Ghostly International maintains excellent taste, signing on the Brooklyn duo, Thomas Mullarney and Jacob Gossett, known together as Beacon. The Ways We Separate is a great debut, an airy set of tracks that incorporate hip hop, R&B, IDM, and electro-pop elements. Thomas Mullarney’s vocals are present for almost every track, which was initially disconcerting. However, vox is mixed reasonably well— never overpowering though sometimes just a tad too saccharine. One thing I particularly enjoy is the general feel that Beacon have created an album, not a collection of pseudo-electropop tracks. There is a give/take to this however, with some of the later tracks feeling like auxiliary filler, ideas not fully formed. This doesn’t do the group any favors when the album time is already a mere 35mins. Perhaps that’s just enough time to get Beacon’s sound, but not enough for it to become tedious. In any case this will be a tough album to one-up for the duo, interesting work. RECOMMENDED: 1!, 3, 4, 5!, 6+7(paired), 10! CLEAN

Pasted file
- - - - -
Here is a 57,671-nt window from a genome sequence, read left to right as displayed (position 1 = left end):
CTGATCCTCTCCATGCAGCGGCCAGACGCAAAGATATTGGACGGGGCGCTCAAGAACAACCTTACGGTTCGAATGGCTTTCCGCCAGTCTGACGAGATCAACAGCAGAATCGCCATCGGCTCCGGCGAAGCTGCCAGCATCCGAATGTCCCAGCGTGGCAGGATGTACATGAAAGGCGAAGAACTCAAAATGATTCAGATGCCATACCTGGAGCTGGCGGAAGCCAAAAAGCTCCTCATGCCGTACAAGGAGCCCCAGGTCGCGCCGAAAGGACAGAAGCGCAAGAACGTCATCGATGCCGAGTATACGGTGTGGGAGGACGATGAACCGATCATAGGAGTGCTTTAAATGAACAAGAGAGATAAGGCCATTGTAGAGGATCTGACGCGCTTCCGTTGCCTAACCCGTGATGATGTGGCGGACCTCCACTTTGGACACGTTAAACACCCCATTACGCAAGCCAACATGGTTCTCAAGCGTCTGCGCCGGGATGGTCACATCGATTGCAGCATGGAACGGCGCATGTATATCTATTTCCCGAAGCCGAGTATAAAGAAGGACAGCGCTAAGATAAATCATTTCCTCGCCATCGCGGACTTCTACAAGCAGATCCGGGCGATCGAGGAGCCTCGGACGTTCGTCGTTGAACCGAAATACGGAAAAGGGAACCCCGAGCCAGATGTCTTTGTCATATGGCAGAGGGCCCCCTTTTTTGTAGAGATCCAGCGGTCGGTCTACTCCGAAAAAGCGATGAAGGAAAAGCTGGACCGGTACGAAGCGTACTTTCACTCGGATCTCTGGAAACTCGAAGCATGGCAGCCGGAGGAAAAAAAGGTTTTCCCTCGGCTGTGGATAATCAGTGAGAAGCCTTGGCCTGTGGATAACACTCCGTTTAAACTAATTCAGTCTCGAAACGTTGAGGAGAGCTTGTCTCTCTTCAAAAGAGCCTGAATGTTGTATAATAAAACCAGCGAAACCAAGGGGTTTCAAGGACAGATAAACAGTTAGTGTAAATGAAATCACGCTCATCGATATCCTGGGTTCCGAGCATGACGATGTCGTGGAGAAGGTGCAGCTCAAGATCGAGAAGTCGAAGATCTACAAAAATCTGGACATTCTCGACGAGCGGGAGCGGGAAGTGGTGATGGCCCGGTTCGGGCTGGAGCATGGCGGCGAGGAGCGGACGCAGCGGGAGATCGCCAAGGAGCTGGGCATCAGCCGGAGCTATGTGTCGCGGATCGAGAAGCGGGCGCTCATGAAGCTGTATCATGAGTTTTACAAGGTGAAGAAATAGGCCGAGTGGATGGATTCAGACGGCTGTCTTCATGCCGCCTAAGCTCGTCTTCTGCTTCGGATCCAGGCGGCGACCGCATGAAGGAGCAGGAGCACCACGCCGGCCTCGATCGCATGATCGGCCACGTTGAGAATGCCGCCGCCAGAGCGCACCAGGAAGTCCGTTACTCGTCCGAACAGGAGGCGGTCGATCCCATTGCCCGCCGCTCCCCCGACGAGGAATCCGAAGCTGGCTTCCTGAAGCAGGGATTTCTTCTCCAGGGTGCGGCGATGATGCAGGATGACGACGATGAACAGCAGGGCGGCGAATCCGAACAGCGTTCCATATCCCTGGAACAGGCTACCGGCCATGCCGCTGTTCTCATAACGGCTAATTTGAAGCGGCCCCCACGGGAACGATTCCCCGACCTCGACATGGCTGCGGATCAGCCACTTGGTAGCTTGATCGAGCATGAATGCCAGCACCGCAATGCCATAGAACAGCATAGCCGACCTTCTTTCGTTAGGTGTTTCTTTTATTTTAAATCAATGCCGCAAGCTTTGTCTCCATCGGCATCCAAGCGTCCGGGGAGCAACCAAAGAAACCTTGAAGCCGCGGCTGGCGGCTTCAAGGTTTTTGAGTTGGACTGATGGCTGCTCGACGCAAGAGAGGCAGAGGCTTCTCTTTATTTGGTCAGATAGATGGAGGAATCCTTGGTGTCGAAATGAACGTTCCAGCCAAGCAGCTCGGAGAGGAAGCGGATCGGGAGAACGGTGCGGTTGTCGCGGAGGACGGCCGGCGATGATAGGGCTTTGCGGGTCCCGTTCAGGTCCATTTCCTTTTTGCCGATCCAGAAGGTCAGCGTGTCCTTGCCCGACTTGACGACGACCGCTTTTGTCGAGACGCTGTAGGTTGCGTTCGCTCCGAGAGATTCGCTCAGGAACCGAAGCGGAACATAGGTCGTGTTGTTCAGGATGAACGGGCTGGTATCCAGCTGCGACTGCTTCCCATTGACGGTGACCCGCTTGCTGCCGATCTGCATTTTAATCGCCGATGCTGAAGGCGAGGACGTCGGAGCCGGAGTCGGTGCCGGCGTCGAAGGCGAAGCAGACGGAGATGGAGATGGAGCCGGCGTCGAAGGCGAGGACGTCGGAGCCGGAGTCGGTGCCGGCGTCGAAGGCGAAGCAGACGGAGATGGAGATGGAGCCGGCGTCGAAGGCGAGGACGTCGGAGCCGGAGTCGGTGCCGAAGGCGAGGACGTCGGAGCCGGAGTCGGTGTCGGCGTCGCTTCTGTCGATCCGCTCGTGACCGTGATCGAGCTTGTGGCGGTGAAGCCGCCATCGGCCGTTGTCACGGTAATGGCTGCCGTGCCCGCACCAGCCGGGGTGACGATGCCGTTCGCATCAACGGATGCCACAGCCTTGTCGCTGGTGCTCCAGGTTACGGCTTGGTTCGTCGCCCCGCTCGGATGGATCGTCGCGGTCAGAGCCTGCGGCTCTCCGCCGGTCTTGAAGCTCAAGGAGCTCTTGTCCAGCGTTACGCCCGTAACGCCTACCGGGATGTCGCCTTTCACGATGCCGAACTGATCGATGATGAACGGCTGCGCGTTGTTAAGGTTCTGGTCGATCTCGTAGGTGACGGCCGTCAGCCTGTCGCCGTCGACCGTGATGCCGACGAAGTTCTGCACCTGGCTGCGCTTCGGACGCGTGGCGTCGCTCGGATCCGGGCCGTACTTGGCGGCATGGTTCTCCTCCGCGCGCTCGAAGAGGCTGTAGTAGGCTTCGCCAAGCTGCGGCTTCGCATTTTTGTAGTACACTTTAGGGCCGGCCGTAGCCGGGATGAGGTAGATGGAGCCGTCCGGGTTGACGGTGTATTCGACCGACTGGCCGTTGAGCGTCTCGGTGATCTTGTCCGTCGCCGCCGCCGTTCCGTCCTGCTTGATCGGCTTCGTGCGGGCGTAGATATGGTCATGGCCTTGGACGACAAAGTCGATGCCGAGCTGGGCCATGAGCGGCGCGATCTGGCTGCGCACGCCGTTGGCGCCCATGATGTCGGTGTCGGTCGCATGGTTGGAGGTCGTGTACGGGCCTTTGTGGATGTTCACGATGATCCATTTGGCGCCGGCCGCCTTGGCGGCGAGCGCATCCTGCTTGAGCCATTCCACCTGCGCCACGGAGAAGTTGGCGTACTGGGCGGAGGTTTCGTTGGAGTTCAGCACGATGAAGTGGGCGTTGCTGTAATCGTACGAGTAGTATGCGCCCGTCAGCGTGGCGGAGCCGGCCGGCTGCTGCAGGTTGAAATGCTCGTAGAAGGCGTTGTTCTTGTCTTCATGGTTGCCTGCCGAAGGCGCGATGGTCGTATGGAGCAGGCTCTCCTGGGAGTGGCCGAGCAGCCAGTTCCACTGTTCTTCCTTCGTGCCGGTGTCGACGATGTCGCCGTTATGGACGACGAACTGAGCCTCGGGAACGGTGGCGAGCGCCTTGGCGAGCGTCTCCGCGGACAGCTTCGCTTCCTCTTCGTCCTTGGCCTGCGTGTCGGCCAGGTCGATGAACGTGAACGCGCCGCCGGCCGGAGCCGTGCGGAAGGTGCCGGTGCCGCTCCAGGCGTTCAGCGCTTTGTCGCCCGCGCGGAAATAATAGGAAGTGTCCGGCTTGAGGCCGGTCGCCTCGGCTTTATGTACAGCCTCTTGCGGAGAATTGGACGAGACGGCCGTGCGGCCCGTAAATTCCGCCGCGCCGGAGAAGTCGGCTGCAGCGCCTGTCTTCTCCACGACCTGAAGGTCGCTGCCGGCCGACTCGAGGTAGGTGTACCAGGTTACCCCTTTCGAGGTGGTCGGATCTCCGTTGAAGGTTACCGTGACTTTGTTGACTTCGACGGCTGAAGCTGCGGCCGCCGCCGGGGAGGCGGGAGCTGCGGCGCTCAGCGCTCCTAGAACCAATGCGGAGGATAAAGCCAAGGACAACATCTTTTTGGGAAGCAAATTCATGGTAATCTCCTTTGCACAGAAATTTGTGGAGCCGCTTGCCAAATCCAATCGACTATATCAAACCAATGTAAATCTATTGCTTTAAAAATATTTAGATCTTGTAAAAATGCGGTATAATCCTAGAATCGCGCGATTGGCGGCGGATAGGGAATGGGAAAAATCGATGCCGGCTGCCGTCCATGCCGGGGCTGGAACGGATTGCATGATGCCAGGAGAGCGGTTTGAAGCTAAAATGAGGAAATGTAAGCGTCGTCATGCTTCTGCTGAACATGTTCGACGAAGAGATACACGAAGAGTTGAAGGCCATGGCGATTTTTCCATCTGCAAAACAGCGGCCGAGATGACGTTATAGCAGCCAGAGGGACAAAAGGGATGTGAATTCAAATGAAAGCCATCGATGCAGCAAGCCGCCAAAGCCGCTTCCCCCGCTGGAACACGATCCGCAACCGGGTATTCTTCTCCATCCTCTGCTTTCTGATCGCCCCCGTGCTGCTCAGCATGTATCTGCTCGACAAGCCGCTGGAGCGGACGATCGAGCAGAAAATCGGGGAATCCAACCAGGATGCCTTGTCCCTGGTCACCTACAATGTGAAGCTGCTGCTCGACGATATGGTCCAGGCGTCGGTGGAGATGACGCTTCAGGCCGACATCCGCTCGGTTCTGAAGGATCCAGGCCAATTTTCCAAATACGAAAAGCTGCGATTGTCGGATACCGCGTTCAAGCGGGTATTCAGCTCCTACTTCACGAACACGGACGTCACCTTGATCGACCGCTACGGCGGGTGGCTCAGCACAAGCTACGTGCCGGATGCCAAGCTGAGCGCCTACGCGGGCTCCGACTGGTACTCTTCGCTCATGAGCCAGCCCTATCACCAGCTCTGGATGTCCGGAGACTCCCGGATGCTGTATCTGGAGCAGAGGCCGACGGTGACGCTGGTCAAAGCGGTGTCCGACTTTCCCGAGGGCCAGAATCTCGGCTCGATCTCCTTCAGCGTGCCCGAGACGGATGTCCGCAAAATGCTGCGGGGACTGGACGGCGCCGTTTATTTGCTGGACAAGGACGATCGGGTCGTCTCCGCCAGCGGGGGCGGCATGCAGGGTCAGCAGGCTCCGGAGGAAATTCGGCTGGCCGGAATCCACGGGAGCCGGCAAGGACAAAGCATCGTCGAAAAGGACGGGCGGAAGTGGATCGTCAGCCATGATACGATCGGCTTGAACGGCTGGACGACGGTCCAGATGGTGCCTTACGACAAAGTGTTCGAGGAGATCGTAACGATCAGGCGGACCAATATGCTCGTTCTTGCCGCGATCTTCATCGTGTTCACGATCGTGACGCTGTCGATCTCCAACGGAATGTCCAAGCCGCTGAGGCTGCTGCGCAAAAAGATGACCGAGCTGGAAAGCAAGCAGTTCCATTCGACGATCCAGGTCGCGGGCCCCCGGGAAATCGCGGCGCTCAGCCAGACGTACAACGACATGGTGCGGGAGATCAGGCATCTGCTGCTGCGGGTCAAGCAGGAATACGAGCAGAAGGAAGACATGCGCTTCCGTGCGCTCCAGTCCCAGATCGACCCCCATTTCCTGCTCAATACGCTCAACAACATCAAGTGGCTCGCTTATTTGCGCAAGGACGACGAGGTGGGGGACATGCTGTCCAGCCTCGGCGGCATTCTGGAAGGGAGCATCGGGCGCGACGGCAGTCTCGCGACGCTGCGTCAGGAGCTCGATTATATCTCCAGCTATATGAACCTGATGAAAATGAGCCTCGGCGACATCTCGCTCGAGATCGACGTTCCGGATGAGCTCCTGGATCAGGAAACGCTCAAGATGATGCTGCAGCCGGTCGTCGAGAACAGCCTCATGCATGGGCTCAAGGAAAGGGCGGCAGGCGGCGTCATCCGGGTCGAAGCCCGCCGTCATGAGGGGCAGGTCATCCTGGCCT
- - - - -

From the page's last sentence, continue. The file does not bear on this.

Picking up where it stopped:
The late 00’s have seen a resurgence of acoustic+electronic idm/techno, with a new set of machines at a producer’s disposal. Andi Otto is the mind behind Springintgut, using his “electronically-augmented” cello, or “Fello” to create a solid swath of eastern influenced downtempo. The results are bizarre and genre-setting if not gorgeous. While the album is first mainly acoustic (modified acoustic, that is), Otto breaks out a great deal of percussion later for some pseudo-break patterns (see Moustache Twisters (4)). Based on Otto’s style, I’m almost certain he is classically adept, which leaks perfectly into his composition. The overall tone of the album jumps from upbeat to drone/downtempo in the span of 2-3 tracks. Heavier synth is an occasional addition as well (7-Banalore Kids) for more techno-influenced tracks. I am thrilled at how well Otto’s fello mixes, something that is a constant challenge for electro-acoustic. I would only critique Otto for his lack of focus; he skids over too many sub-genres to fully develop his unique work, at times blurring his album’s focus. Very interesting artist, and I’m frankly blown away at the originality.